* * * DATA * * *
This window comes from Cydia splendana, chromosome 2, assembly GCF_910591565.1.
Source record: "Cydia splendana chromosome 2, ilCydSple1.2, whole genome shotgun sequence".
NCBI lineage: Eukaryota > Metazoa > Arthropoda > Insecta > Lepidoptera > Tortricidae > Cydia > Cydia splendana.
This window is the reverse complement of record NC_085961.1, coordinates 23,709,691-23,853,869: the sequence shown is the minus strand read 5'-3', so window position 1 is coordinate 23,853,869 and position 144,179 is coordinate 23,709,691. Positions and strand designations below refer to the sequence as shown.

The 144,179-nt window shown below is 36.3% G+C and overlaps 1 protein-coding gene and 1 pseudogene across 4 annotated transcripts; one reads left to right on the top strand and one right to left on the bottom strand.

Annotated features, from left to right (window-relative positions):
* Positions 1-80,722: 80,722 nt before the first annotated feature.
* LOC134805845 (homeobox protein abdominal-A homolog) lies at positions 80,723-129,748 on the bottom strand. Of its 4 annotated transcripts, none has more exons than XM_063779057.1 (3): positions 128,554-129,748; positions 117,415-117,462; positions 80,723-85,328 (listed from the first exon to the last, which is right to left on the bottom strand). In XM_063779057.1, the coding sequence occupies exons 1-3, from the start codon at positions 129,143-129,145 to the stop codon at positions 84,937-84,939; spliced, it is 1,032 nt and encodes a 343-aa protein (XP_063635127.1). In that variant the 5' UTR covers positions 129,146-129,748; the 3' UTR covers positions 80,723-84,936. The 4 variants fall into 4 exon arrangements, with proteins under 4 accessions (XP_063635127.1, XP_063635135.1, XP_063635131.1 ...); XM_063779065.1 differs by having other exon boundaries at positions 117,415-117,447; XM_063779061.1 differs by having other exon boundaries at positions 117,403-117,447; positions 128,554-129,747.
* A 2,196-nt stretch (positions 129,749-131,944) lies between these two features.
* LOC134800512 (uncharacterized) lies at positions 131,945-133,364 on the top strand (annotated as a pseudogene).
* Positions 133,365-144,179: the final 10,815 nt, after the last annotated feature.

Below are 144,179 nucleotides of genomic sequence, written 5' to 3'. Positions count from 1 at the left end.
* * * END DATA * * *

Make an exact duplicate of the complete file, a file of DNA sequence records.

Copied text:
This window comes from Cydia splendana, chromosome 2, assembly GCF_910591565.1.
Source record: "Cydia splendana chromosome 2, ilCydSple1.2, whole genome shotgun sequence".
NCBI lineage: Eukaryota > Metazoa > Arthropoda > Insecta > Lepidoptera > Tortricidae > Cydia > Cydia splendana.
This window is the reverse complement of record NC_085961.1, coordinates 23,709,691-23,853,869: the sequence shown is the minus strand read 5'-3', so window position 1 is coordinate 23,853,869 and position 144,179 is coordinate 23,709,691. Positions and strand designations below refer to the sequence as shown.

The 144,179-nt window shown below is 36.3% G+C and overlaps 1 protein-coding gene and 1 pseudogene across 4 annotated transcripts; one reads left to right on the top strand and one right to left on the bottom strand.

Annotated features, from left to right (window-relative positions):
* Positions 1-80,722: 80,722 nt before the first annotated feature.
* LOC134805845 (homeobox protein abdominal-A homolog) lies at positions 80,723-129,748 on the bottom strand. Of its 4 annotated transcripts, none has more exons than XM_063779057.1 (3): positions 128,554-129,748; positions 117,415-117,462; positions 80,723-85,328 (listed from the first exon to the last, which is right to left on the bottom strand). In XM_063779057.1, the coding sequence occupies exons 1-3, from the start codon at positions 129,143-129,145 to the stop codon at positions 84,937-84,939; spliced, it is 1,032 nt and encodes a 343-aa protein (XP_063635127.1). In that variant the 5' UTR covers positions 129,146-129,748; the 3' UTR covers positions 80,723-84,936. The 4 variants fall into 4 exon arrangements, with proteins under 4 accessions (XP_063635127.1, XP_063635135.1, XP_063635131.1 ...); XM_063779065.1 differs by having other exon boundaries at positions 117,415-117,447; XM_063779061.1 differs by having other exon boundaries at positions 117,403-117,447; positions 128,554-129,747.
* A 2,196-nt stretch (positions 129,749-131,944) lies between these two features.
* LOC134800512 (uncharacterized) lies at positions 131,945-133,364 on the top strand (annotated as a pseudogene).
* Positions 133,365-144,179: the final 10,815 nt, after the last annotated feature.

Below are 144,179 nucleotides of genomic sequence, written 5' to 3'. Positions count from 1 at the left end.